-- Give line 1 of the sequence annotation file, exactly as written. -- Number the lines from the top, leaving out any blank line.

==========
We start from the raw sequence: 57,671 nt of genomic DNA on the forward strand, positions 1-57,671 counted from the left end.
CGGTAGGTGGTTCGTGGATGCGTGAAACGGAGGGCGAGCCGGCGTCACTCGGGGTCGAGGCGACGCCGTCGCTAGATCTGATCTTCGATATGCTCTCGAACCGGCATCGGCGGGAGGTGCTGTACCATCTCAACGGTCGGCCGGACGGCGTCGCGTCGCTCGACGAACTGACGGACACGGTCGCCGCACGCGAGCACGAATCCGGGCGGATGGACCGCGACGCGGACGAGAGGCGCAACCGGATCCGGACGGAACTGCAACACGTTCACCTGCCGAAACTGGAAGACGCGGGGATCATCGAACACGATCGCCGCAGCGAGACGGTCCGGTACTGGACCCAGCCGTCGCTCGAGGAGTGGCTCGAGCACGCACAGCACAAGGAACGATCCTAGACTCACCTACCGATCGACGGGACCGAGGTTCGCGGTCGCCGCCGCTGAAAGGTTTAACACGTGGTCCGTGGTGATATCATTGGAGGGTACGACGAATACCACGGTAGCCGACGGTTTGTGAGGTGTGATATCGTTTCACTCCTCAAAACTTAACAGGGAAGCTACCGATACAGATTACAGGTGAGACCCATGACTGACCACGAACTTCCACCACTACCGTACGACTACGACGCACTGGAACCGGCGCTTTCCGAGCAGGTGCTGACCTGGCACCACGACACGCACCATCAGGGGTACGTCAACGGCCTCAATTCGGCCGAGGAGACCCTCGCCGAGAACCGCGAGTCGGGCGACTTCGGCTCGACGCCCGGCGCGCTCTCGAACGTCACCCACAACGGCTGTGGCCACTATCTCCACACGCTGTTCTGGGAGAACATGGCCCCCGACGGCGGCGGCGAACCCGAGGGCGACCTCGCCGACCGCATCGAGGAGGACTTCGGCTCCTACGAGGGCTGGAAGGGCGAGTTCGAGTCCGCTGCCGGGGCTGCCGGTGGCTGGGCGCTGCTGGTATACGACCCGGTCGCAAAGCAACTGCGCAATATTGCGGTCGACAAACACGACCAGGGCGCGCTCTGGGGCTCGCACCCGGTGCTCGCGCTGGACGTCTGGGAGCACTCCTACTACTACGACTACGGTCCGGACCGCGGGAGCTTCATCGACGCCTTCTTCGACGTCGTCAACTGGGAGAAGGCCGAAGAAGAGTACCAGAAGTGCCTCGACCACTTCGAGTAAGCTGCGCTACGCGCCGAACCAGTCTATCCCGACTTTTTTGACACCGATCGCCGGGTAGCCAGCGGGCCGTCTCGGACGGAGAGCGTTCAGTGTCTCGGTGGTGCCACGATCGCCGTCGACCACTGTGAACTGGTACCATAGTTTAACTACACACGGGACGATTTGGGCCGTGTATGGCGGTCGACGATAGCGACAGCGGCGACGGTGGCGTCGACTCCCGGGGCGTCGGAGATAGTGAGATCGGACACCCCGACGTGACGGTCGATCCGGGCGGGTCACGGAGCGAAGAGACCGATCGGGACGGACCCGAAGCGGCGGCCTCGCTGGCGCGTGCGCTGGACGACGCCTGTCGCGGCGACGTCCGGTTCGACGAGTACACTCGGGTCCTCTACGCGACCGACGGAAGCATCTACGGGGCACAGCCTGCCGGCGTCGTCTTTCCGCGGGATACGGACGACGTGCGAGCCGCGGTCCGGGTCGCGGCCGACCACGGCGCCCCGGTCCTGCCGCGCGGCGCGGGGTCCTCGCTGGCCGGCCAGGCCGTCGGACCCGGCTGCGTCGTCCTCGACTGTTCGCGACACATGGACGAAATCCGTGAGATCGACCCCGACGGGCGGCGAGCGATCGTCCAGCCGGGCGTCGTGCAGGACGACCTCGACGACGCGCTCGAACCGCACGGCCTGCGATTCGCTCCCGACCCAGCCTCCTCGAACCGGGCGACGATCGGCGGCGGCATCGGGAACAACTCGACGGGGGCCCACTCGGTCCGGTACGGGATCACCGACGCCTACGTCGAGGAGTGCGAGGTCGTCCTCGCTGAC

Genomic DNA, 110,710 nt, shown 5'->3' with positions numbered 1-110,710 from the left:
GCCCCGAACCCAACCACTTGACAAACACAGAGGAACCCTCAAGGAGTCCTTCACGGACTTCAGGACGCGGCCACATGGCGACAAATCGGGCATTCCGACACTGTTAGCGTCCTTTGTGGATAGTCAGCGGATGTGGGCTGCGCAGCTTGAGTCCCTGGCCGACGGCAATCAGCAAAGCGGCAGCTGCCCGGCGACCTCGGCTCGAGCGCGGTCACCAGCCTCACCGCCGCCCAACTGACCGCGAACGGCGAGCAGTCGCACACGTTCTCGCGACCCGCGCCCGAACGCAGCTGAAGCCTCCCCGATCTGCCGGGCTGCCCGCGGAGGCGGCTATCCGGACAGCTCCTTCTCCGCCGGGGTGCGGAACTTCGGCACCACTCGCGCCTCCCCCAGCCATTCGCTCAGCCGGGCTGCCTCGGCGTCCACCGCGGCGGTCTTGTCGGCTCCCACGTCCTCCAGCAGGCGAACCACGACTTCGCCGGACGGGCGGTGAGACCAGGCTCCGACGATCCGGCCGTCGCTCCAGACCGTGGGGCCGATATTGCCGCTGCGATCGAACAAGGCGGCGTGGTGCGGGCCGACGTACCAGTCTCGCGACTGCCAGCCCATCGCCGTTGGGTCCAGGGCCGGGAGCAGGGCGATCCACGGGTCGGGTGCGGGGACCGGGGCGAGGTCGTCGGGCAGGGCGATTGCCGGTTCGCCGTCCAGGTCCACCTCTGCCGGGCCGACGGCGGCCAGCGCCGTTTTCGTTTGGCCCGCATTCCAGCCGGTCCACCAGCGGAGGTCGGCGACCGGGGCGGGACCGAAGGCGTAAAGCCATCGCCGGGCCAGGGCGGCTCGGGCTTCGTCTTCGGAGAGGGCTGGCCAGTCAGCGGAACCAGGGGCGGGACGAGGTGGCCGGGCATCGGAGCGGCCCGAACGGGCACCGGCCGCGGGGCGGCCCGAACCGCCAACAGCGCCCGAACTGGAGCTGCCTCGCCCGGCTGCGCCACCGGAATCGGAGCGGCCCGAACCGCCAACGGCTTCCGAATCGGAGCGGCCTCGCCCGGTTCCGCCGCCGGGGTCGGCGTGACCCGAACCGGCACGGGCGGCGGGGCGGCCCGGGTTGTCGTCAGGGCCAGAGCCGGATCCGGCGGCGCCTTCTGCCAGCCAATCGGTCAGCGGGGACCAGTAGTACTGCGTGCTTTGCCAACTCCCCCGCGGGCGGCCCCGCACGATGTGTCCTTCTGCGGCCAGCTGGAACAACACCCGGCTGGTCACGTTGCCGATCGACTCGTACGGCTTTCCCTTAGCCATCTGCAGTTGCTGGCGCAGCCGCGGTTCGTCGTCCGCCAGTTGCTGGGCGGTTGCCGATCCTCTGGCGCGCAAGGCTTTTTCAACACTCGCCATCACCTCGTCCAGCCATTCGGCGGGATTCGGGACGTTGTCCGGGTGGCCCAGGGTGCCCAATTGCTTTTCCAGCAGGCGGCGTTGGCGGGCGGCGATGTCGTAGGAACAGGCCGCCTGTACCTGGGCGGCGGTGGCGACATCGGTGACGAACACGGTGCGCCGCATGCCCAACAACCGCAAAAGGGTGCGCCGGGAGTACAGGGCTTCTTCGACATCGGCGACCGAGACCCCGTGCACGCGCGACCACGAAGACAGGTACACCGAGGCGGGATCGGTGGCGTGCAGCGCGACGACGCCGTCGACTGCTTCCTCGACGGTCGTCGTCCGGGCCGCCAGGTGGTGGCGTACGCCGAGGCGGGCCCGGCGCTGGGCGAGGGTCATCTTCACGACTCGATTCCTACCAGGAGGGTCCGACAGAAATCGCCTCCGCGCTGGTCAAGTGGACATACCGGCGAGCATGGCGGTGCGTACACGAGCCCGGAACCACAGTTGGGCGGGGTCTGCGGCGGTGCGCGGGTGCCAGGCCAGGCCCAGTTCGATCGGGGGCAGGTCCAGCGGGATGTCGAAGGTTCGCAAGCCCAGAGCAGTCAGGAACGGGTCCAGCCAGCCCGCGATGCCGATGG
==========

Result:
We start from the raw sequence: 57,671 nt of genomic DNA on the forward strand, positions 1-57,671 counted from the left end.